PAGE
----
“It’s such a pleasure to be here”, said Hozier. “If you happen to know this one I’d love to hear you on it”. The timeless “From Eden” was next, and it ages so well with the vocalist soaring on these vocals. “This is such a special show for me, on so many levels. This is the final show of our US tour. He gave a shout to his band and to Madison Cunningham and mentioned much of his most recent album was recorded in Los Angeles. On “Francesca”, the organ opened with Hozier’s voice, the most pure and powerful vocal so far of the night while lots of purples enveloped the stage. The soulful rock song felt like some sort of aircraft was about to take off, with big sound and lots of blended vocals, while roots emerged above the stage, trickling down over the musicians.
Hozer talked about the 17,000 pairs of lungs in his presence, and he had the crowd echoing his “oh-ohs”, signaling that the folk-rock crowd-pleaser “To Be Alone” was next, a song in hindsight that seems like the build-up to “Take Me To Church”. The song has a spiritual element with its drumkick, a mysterious instrumentation that is somewhat tribal and pounds away in epic bliss, as Hozier shouts to the heavens on the love song. The equally organic rock tune “Dinner & Diatribes” had numerous band vocals backing the star, followed by a really incredible jam session, rapid clapping from the musicians with the fans following and Hozier whipping his mane of hair out of his face before slaying the vocals. The band clapped on the downtempo of “Movement”, picking up with pure and well-placed runs from the singer as rotating white lights hit the indigo and blue colors, making it even more magical.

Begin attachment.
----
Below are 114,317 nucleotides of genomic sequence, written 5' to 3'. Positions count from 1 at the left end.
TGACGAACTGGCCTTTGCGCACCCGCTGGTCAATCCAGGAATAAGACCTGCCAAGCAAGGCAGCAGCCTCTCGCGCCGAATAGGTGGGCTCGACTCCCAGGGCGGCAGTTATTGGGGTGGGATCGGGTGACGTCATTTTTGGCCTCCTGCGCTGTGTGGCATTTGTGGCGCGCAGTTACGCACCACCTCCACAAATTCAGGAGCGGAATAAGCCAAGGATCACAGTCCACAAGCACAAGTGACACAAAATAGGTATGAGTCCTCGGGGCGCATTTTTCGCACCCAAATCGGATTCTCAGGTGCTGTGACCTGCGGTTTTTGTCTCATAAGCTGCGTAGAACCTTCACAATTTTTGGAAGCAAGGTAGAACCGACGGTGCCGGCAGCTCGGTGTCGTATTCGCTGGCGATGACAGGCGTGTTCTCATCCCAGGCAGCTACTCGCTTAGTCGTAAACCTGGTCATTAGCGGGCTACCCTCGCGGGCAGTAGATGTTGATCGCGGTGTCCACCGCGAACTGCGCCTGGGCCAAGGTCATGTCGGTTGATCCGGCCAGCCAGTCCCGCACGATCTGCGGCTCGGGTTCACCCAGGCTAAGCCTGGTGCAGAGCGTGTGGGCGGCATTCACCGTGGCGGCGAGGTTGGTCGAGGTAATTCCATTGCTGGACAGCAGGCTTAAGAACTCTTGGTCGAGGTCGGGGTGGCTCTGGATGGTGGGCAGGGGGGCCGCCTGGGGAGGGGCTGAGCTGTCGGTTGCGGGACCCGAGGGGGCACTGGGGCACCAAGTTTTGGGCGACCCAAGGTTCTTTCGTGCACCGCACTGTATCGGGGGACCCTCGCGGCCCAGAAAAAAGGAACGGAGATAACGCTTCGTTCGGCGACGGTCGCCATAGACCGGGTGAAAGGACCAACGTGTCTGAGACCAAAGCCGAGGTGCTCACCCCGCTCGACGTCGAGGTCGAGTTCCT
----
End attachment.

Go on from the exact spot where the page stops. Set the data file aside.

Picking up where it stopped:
The singer talked about one of the first songs he ever released about 10 years ago, “Cherry Wine”, alone on acoustic guitar with some vivid red lighting and a moon behind him. Hozier’s diction was so clear on this, a reminder that he excels on moments when his guitar skills are blended with vulnerable melodies. “I, Carrion (Icarian)”, based on the Greek mythological tale of Icarus was full of incredible harmonies, it was poetic and Hozier’s Irish inflection was heard here, accompanied by stunning strings from Kellen Michael Wenrich and Larissa Maestro on violin and cello, respectively. The strings were also special on “Like Real People Do”, weaving their way into stunning harmonies on the perfect folk song with background oohs and gentle guitar strums cementing the pace of this one. Producer Jeff Gitelman joined the band on newer tune “First Time”, a delightful soulful rock and roll song with extra flavor from the organ.